Participatory Learning in Climate Change Law, Part 2

This is the second in a series of posts about participatory learning activities for a Climate Change Law & Policy course. Several weeks into the semester, I teach a class on state and local efforts to address climate change, and I set up a debate. This post will describe how this class works.

The first half of the class consists of lecture and discussion about the relevant laws and policies being developed at the regional level (i.e. RGGI, WCI); state level (i.e. renewable portfolio standards, net metering, state climate action plans); and local level (i.e. US Conference of Mayors Climate Protection Agreement). Then our attention turns to California, which is still the only state with a state-wide program that caps greenhouse gas emissions from major industries and includes enforceable penalties for non-compliance. We talk about the history of California’s leadership in air pollution law, the state’s vehicle emissions standards for greenhouse gases (AB1493), and, of course, the Global Warming Solutions Act of 2006 (AB32).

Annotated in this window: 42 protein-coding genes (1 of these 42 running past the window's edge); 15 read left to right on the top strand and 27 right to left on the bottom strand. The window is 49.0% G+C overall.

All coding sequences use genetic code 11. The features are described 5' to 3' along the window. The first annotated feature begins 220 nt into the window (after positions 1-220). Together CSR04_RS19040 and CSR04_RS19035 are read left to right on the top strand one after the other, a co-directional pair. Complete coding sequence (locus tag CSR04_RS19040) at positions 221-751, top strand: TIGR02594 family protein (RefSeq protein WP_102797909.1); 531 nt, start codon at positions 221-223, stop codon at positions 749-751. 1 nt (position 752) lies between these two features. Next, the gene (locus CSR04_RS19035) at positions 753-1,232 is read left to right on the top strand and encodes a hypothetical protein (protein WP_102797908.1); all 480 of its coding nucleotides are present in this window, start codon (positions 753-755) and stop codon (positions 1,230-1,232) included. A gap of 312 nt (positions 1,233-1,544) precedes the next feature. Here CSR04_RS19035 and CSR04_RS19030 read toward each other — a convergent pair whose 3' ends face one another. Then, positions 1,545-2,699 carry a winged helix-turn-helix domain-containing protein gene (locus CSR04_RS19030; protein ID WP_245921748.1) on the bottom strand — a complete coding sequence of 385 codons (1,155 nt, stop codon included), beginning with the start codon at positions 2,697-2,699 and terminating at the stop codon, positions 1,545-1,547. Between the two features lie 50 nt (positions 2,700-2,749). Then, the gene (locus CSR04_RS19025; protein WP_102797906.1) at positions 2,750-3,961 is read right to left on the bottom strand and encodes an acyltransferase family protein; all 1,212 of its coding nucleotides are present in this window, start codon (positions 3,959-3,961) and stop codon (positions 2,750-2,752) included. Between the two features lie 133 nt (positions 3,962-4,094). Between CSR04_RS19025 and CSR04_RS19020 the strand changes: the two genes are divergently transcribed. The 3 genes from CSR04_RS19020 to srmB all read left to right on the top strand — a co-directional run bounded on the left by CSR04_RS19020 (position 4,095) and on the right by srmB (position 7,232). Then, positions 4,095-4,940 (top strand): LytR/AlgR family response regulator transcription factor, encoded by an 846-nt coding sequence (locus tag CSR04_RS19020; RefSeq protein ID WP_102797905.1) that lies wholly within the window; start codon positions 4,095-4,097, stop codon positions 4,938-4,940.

Then we have the debate:

Resolved: The Governor of California should suspend The Global Warming Solutions Act pursuant to the power given to him to do so by its Section 38599 [which allows the Governor to adjust the statutory deadlines because of “extraordinary circumstances, catastrophic events, or threat of significant economic harm.”]

Debate Format:
- Students who favor the debate resolution sit on one side of the classroom, and those who oppose it sit on the other.
- Two students on each side present initial arguments (I ask for volunteers). I also ask for a volunteer from each side to be a summary speaker. These students’ role is to take notes on the most compelling reasons presented by their side and to give a closing argument.
- Then I moderate the debate to get as many students as possible to speak, helping speakers refine their arguments, eliciting rebuttals, and trying to keep the discussion from meandering.
- The summary speakers give their closing arguments.

This works really well to get students arguing about whether AB32 is good for California (and the country and the world). Those favoring the resolution make a lot of arguments about the need to protect California jobs and cost of living, and the need the address climate change through national and international law rather than state law. Those against the resolution argue that the state will benefit by transitioning early to a low carbon economy; that California can can serve as a “policy laboratory” and spur federal action; and that states have primary jurisdiction over a lot of relevant policy areas like electricity generation, agriculture, and land use. Finally, if we have time, I end the class with a discussion about what has motivated all the regional, state and local action.